Toronto loses a sparkling gem—the Nicolas Hoare Book Shop


The Nicolas Hoare Book Shop at 45 Front Street is due to close on April 1, 2013. It is sad that this independent book seller, which specialized in British books, will disappear forever from the retail scene. The first  Nicolas Hoare shop opened in Montreal in 1971, but soon had a shops in Ottawa and Toronto. The store on Front Street was located within a commercial building that was erected in 1872. This historic block of shops, designed by the architect W. S. Strickland, was constructed when the city was emerging from the recession years of the 1870s. Its richly ornamented facade is of cast iron, and it reflects the optimism and financial confidence that was developing in Toronto in this decade. Today, the building is an officially designated Heritage Property. It is a pity that the book shop cannot be similarly designated and protected from disappearing. 

Two years ago I visited a book shop in Porto, Portugal. It was reputed to be the oldest book shop in Europe. It is a tourist attraction, visited by people from all over the world. Its array of books, displayed on hand-carved wooden shelves, are contained in a heritage building, the shop considered a valuable part of the city’s history. It is a pity that Toronto does not similarly value its book stores.  Stores that are part of a large chain of shops do not possess the the same mood and friendly atmosphere as those that are  independent. 

If you are in the vicinity of Front and Jarvis Streets, and have never visited the Nicolas Hoare Book Store, take a few moments to step inside. It is akin to entering a shop such as those that our parents knew and loved. The staff are extremely helpful in assisting you to find a book that you may wish to purchase.


The shop is warm and inviting. The brick walls, attractive shelves, and natural wood floor adding to the splendour of the interior. 

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             The paintings on the walls add to the home-like atmosphere.


  One of the canvases is by Edwin Holgate, a member of the Group of Seven.


It is difficult to imagine a cosier place to browse through a book to decide if one wishes to purchase it.


                    Sadly, some of the shelves are now empty.


This is the view when gazing out the window of the Nicolas Hoare Book Shop at the Gooderham Building, located at the corner of Front, Church, and Wellington Streets


The wonderful cast iron facade of the 1872 commercial building that contains the Nicolas Hoare Book Shop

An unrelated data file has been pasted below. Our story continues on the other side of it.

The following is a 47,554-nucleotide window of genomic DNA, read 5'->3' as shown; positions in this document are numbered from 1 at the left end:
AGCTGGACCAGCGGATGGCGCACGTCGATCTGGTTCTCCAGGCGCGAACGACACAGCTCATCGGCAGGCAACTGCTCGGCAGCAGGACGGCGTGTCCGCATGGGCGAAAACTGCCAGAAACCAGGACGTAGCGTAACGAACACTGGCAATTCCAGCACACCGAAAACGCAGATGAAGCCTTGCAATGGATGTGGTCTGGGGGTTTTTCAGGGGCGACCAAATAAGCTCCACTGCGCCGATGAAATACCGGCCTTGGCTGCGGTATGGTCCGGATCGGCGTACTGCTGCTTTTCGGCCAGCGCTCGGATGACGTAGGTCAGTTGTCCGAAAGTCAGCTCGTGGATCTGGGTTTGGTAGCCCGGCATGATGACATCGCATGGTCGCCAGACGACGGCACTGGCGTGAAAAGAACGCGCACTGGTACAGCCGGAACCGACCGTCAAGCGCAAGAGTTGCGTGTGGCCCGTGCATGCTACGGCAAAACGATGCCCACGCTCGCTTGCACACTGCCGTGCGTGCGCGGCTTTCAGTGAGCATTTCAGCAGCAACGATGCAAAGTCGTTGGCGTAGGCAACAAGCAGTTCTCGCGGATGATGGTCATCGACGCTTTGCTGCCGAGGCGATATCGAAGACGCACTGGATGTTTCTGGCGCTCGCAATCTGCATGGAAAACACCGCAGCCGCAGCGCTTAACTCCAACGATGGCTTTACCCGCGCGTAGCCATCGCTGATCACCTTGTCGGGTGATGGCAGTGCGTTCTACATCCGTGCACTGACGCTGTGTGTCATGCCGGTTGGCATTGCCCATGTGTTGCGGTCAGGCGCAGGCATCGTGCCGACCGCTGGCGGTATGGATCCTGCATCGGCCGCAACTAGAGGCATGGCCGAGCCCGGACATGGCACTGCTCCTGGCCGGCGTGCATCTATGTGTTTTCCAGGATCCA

Sign in the entrance to the book shop, March 22, 2013.

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To view other posts about Toronto’s past and its historic buildings:

The historic 1885 bank building at Yonge and Front Streets, a short distance from the Nicolas Hoare Book Shop

The Art Deco bus terminal at Bay and Dundas Streets.

Photos of the surroundings of the CN Tower and and the St. Lawrence Market in 1977

The old Dominion Bank Building at King and Yonge Street

The Canada Life Building on University and Queen Street West.

Campbell House at the corner of Queen Street West and University Avenue

A study of Osgoode Hall

Toronto’s first City Hall, now a part of the St. Lawrence Market

Toronto’s Draper Street, a time-tunnel into the 19th century

The Black Bull Tavern at Queen and Soho Streets, established in 1822

History of the 1867 fence around Osgoode Hall on Queen Street West at York Street

Gathering around the radio as a child in the 1940s

The opening of the University Theatre on Bloor Street, west of Bay St.

122 persons perish in the Noronic Disaster on Toronto’s waterfront in 1949

Historic Victoria Memorial Square where Toronto’s first cemetery was located, now hidden amid the Entertainment District

Visiting one of Toronto’s best preserved 19th-century streets-Willcocks Avenue

The 1930s Water Maintenance Building on Brant Street, north of St. Andrew’s Park

Toronto’s architectural gems-photos of the Old City from a book published by the city in 1912

Toronto’s architectural gems in 1912

Toronto’s architectural gems – the bank on the northeast corner of Queen West and Spadina

Photos of the surroundings of the CN Tower and and the St. Lawrence Market in 1977

The St. Lawrence Hall on King Street

Toronto’s streetcars through the past decades

History of Trinity Bellwoods Park

A history of Toronto’s famous ferry boats to the Toronto Islands

Toronto’s Old City Hall at Bay and Queen Streets

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